The Dangers of Mixing Topamax (Topiramate) & Alcohol
Keep your doctor informed about all the medications you’re taking, including vitamins and supplements, to avoid unwanted interactions with Topamax. It’s important to also tell your doctor about any habits you may have consuming alcohol, whether it’s all the time or once in a while. It only takes once to mix the two and create an adverse reaction, so work with your doctor to make sure this medication is best for you.
Topamax can also interact with orlistat (a dietary drug) and can decrease the effectiveness of your birth control, resulting in pregnancy.
If you are taking topiramate and you drink alcohol on a regular or irregular basis, please tell your doctor to avoid dangerous side effects and interactions from the two.
Doctors are now prescribing Topamax to stabilize moods in patients with bipolar disorder, and the prescription is now being studied as a treatment for PTSD.
Topamax is taking orally and should be taken with plenty of fluids to prevent kidney stones from forming. In addition, topiramate may cause dehydration, especially in children, and has been reported to possibly cause vision problems.
There are some side effects which are possible while taking topiramate including drowsiness, dizziness, loss of coordination, tingling of the hands/feet, loss of appetite, bitter taste, diarrhea and weight loss. Some patients may also experience mental side effects, such as confusion, memory problems or depression from Topamax and should contact their doctor immediately if they experience these or any other side effects.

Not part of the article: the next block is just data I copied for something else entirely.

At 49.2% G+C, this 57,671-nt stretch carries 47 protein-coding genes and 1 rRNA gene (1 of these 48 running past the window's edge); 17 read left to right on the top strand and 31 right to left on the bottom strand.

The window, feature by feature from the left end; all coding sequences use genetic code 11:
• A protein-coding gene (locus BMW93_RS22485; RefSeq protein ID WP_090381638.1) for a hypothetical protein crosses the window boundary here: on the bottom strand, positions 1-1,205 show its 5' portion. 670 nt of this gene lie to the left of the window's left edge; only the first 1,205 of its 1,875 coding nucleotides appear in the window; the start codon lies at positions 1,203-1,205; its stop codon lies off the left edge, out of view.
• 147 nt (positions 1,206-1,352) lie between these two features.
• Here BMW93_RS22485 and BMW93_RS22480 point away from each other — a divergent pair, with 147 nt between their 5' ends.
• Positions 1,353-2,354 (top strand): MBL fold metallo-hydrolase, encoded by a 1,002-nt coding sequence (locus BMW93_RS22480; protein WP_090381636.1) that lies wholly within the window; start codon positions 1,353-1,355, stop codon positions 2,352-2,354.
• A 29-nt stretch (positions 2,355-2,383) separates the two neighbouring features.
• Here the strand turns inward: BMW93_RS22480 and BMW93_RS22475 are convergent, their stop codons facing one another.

If you feel you can’t stay away from alcohol while taking Topamax or if you feel you or a loved one is misusing either of these or both, don’t wait to get help. Go online to www.TheRecoveryVillage.com or call 24/7 to our toll-free hotline at 855-548-9825 to learn more about the road to recovery. We can help you overcome your addiction today.
Medical Disclaimer: The Recovery Village aims to improve the quality of life for people struggling with a substance use or mental health disorder with fact-based content about the nature of behavioral health conditions, treatment options and their related outcomes. We publish material that is researched, cited, edited and reviewed by licensed medical professionals. The information we provide is not intended to be a substitute for professional medical advice, diagnosis or treatment. It should not be used in place of the advice of your physician or other qualified healthcare provider.
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